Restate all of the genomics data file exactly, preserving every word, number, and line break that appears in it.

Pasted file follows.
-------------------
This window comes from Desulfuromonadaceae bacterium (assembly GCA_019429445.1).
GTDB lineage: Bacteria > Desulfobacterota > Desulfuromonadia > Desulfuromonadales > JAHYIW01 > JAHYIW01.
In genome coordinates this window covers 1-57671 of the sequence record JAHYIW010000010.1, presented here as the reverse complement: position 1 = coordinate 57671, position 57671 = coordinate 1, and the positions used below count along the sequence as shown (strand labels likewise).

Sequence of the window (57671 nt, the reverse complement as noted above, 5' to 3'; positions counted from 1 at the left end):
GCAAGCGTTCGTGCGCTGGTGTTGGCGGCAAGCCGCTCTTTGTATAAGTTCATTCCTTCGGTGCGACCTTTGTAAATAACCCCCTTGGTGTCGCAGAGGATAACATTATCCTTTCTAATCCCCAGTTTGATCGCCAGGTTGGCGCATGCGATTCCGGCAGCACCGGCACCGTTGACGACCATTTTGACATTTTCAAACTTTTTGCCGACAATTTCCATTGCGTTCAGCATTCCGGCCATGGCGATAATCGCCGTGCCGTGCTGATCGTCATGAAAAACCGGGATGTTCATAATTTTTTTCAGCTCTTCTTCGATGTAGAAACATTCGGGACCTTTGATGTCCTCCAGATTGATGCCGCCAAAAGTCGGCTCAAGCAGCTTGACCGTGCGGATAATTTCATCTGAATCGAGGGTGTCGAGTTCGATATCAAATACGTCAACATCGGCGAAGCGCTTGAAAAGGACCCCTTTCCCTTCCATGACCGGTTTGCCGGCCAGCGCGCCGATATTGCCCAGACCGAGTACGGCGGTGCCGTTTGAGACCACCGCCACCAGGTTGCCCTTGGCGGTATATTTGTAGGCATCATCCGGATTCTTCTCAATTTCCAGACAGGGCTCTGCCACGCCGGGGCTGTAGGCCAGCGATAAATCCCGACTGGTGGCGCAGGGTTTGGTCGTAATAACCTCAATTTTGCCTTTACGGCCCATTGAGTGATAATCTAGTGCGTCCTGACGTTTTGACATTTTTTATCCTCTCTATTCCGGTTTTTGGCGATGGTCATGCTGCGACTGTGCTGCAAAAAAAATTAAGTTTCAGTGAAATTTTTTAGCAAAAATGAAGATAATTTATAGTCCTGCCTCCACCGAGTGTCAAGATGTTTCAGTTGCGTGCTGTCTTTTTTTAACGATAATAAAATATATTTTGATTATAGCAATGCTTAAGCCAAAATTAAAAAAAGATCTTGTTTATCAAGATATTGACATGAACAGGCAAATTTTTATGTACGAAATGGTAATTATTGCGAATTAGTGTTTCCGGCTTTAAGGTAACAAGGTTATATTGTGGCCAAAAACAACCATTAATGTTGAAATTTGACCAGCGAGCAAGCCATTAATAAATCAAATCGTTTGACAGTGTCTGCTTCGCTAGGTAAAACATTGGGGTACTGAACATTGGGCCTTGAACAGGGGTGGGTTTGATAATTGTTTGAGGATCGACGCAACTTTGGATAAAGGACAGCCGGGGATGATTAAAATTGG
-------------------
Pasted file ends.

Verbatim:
This window comes from Desulfuromonadaceae bacterium (assembly GCA_019429445.1).
GTDB lineage: Bacteria > Desulfobacterota > Desulfuromonadia > Desulfuromonadales > JAHYIW01 > JAHYIW01.
In genome coordinates this window covers 1-57671 of the sequence record JAHYIW010000010.1, presented here as the reverse complement: position 1 = coordinate 57671, position 57671 = coordinate 1, and the positions used below count along the sequence as shown (strand labels likewise).

Sequence of the window (57671 nt, the reverse complement as noted above, 5' to 3'; positions counted from 1 at the left end):
GCAAGCGTTCGTGCGCTGGTGTTGGCGGCAAGCCGCTCTTTGTATAAGTTCATTCCTTCGGTGCGACCTTTGTAAATAACCCCCTTGGTGTCGCAGAGGATAACATTATCCTTTCTAATCCCCAGTTTGATCGCCAGGTTGGCGCATGCGATTCCGGCAGCACCGGCACCGTTGACGACCATTTTGACATTTTCAAACTTTTTGCCGACAATTTCCATTGCGTTCAGCATTCCGGCCATGGCGATAATCGCCGTGCCGTGCTGATCGTCATGAAAAACCGGGATGTTCATAATTTTTTTCAGCTCTTCTTCGATGTAGAAACATTCGGGACCTTTGATGTCCTCCAGATTGATGCCGCCAAAAGTCGGCTCAAGCAGCTTGACCGTGCGGATAATTTCATCTGAATCGAGGGTGTCGAGTTCGATATCAAATACGTCAACATCGGCGAAGCGCTTGAAAAGGACCCCTTTCCCTTCCATGACCGGTTTGCCGGCCAGCGCGCCGATATTGCCCAGACCGAGTACGGCGGTGCCGTTTGAGACCACCGCCACCAGGTTGCCCTTGGCGGTATATTTGTAGGCATCATCCGGATTCTTCTCAATTTCCAGACAGGGCTCTGCCACGCCGGGGCTGTAGGCCAGCGATAAATCCCGACTGGTGGCGCAGGGTTTGGTCGTAATAACCTCAATTTTGCCTTTACGGCCCATTGAGTGATAATCTAGTGCGTCCTGACGTTTTGACATTTTTTATCCTCTCTATTCCGGTTTTTGGCGATGGTCATGCTGCGACTGTGCTGCAAAAAAAATTAAGTTTCAGTGAAATTTTTTAGCAAAAATGAAGATAATTTATAGTCCTGCCTCCACCGAGTGTCAAGATGTTTCAGTTGCGTGCTGTCTTTTTTTAACGATAATAAAATATATTTTGATTATAGCAATGCTTAAGCCAAAATTAAAAAAAGATCTTGTTTATCAAGATATTGACATGAACAGGCAAATTTTTATGTACGAAATGGTAATTATTGCGAATTAGTGTTTCCGGCTTTAAGGTAACAAGGTTATATTGTGGCCAAAAACAACCATTAATGTTGAAATTTGACCAGCGAGCAAGCCATTAATAAATCAAATCGTTTGACAGTGTCTGCTTCGCTAGGTAAAACATTGGGGTACTGAACATTGGGCCTTGAACAGGGGTGGGTTTGATAATTGTTTGAGGATCGACGCAACTTTGGATAAAGGACAGCCGGGGATGATTAAAATTGG